SneezeAs we head into fall and winter we see an increase in the number of viral respiratory illnesses in the community. Most of these are simple self-limited infections that healthy individuals can weather after a period of a few days to a week of being uncomfortable from runny noses, sinus congestion, sore throats, coughs, aches and pains and sometimes fever. There are studies out of Scandinavia conducted in extreme cold temperature environments that show that taking an extra gram of Vitamin C per day reduces the number of these infections and the severity and duration in elite athletes and Special Forces military troops. Starting extra vitamin C once you develop symptoms does little to shorten the duration or lessen the intensity of the illness. Vigorous hand washing and avoidance of sick individuals helps as well. Flu shots prevent viral influenza and should be taken by all adults unless they have a specific contraindication to influenza. A cold is not the flu or influenza. Whooping cough or pertussis vaccination with TDap should be taken by all middle aged and senior adults as well to update their pertussis immunity. We often see pictures of individuals wearing cloth surgical masks in crowded areas to prevent being exposed to a viral illness. Those cloth surgical masks keep the wearers secretions and “germs” contained from others but do nothing to prevent infectious agents others are emitting from getting through the pores of the mask and infecting them. If you wish to wear a mask that is effective in keeping infectious agents out then you need to be using an N95 respirator mask.

Once you exhibit viral upper respiratory tract symptoms care is supportive. If you are a running a fever of 101 degrees or higher taking Tylenol or a NSAID will bring the fever down. Staying hydrated with warm fluids, soups and broths helps. Resting when tired helps. Most adults do not “catch” strep throat unless they are exposed to young children usually ages 2-7 that have strep throat. Sore throats feel better with warm fluids, throat lozenges and rest.

You need to see your doctor if you have a chronic illness such as asthma , COPD, heart failure or an immunosuppressive disease which impairs your immune system and you develop a viral illness with a fever of 100.8 or higher. . If your fever is 101 or greater for more than 24 hours it is the time to contact your doctor. Breathing difficulty is a red flag for the need to contact your physician immediately.

Most of these viral illnesses will make you feel miserable but will resolve on their own with rest, common sense and plenty of fluids.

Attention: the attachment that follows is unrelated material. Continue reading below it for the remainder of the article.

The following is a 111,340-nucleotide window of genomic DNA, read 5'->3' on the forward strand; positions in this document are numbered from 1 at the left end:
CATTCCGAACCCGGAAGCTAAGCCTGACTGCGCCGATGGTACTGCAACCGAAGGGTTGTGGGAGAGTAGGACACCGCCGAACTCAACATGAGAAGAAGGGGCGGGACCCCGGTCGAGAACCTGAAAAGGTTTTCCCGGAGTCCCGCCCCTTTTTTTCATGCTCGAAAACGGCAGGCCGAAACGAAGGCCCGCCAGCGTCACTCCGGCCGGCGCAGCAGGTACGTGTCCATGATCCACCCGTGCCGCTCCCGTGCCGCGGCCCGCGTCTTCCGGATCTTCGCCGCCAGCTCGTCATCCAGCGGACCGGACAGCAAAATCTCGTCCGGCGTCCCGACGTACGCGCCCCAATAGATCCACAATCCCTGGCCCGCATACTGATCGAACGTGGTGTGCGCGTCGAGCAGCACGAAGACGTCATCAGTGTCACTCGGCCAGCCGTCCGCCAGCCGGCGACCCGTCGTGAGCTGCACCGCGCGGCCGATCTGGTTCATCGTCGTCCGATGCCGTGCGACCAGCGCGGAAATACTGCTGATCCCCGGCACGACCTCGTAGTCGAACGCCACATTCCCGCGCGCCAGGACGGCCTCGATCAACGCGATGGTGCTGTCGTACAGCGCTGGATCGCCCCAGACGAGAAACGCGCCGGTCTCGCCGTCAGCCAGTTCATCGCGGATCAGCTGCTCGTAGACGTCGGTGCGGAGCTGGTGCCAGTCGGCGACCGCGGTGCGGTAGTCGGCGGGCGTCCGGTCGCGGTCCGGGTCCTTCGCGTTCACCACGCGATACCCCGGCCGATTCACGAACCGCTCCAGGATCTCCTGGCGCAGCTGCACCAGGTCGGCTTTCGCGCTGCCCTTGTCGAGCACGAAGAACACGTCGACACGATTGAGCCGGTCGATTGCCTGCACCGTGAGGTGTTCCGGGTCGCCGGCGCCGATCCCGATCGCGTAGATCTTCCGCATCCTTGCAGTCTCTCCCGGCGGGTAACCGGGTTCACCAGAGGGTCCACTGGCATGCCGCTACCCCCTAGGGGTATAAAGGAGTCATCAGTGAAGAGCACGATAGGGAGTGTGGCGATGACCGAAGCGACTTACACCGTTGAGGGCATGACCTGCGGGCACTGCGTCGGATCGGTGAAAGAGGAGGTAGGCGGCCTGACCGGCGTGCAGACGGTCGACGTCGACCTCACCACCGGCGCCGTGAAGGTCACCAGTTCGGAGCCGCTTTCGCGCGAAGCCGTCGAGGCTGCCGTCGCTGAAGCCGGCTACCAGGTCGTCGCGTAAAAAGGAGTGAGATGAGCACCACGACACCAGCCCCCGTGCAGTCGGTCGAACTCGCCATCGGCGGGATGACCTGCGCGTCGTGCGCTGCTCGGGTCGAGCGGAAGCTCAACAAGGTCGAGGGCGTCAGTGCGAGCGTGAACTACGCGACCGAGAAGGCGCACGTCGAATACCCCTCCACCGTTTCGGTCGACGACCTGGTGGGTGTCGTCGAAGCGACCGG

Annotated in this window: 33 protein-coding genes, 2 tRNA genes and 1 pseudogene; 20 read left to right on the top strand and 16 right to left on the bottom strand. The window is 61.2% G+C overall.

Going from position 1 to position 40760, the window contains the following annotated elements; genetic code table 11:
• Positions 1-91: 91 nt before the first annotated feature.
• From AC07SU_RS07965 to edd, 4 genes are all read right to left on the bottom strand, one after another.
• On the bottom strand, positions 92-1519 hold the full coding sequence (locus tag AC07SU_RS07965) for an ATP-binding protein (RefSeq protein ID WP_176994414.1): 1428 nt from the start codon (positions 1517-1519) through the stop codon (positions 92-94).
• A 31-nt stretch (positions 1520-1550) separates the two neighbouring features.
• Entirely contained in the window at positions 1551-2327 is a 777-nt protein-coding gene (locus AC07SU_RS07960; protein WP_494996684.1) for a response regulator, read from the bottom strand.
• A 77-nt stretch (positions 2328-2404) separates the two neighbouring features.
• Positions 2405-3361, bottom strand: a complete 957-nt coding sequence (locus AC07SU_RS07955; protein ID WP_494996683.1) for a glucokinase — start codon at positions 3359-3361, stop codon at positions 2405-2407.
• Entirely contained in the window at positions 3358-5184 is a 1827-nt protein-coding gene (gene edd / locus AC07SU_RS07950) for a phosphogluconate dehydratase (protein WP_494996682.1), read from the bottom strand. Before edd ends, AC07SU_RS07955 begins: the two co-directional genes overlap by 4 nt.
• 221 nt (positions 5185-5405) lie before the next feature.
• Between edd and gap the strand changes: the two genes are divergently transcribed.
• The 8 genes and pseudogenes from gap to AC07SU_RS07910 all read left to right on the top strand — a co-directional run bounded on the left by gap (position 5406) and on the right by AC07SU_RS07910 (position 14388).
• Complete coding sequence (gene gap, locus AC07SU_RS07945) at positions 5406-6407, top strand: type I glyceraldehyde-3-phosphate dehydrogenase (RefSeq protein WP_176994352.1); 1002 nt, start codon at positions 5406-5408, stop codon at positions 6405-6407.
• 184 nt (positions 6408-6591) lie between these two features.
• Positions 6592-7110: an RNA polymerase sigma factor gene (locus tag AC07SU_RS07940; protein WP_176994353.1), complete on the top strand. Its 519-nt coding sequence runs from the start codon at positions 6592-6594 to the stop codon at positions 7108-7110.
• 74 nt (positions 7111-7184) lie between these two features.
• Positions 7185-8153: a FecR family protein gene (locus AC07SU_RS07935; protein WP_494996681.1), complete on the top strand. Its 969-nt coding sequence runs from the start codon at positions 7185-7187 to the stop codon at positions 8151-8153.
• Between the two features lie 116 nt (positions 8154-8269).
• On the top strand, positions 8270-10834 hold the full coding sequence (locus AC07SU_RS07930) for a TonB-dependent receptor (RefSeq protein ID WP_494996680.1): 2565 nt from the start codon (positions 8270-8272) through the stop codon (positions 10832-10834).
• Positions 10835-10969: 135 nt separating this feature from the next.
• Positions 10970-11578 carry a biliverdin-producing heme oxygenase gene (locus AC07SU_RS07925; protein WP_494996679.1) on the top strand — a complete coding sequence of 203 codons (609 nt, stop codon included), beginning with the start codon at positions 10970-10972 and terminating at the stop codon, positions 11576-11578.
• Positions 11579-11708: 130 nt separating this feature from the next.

Electrical Stimulation May Improve Sleep Apnea

Sleep Apnea v2Patrick Strollo Jr., MD of the University of Pittsburgh Medical Center presented preliminary data on the use of a surgically implanted neurostimulator to improve sleep apnea symptoms. The device was implanted to stimulate the hypoglossal nerve. The participants in the study were 124 patients who could not tolerate the CPAP mask treatment or who were never before treated. After implantation they were treated and followed for one year. The participants were mostly men (83%) in their mid-fifties (mean age 54.5 years old), Caucasian and overweight (mean BMI 28.4 kg/m2). Thirty eight percent of the participants had hypertension, 9% were diabetic, and 5% had COPD. Interestingly, 18% had undergone previous surgery on the uvula called uvulopalatopharyngoplasty which was felt to be an effective alternative to wearing a CPAP mask for sleep.

At 12 months all the parameters to assess the effects of sleep apnea had improved dramatically. Interestingly enough, some of the study participants were allowed to continue treatment while others were randomized to stop the neurostimulation. Those who stopped the treatment were followed and their scores regressed.

Like all treatments there were some adverse effects such as tongue pain and mild to moderate infection in 1%.

This is very preliminary data. The study must be presented to a peer review journal, evaluated and published before this treatment becomes acceptable. We recognize sleep apnea as a dangerous disease that leads to pulmonary hypertension and right heart failure if not treated. CPAP masks work well but are cumbersome, awkward and difficult to travel with. The epidemic of sleep apnea is being fueled by a worldwide epidemic of obesity. The current preliminary work at the University of Pittsburgh holds out hope for a future solution that may be easier to live with.

Soda – Does it Cause Asthma and COPD?

With the USA dealing with a youth epidemic of obesity we have been educated as to the large amount of sugar and calories we get from drinking a can of  carbonated soda pop or pouring a glass of soda.   Vending machines for soda as well as fountain service have been removed from schools and school cafeterias in an effort to stop the youth intake of cheap inefficient calories.  Nobody criticizes the occasional use of soda pop in moderation but the continued use at 250-500 calories per 8 ounce serving will cause anyone to gain weight easily.

We now have another disease entity to think about. Australian researchers, in a pulmonary journal named  Respirology, have published the results of a “cross sectional study” that seems to link drinking at least a half liter of soda per day with the development of asthma and chronic obstructive lung disease.   By design, cross sectional studies will not show that drinking a half liter of soda a day is a cause of asthma or COPD, but it certainly can establish a relationship.

US researchers looking at the preliminary data seem to feel that individuals who consume that much soda a day probably have a poor overall diet and pay poor attention to their overall health putting themselves at risk for many types of diseases.  Additional research is needed on the subject but the message is clear, keep your soda intake to occasional use at moderate levels until more is known.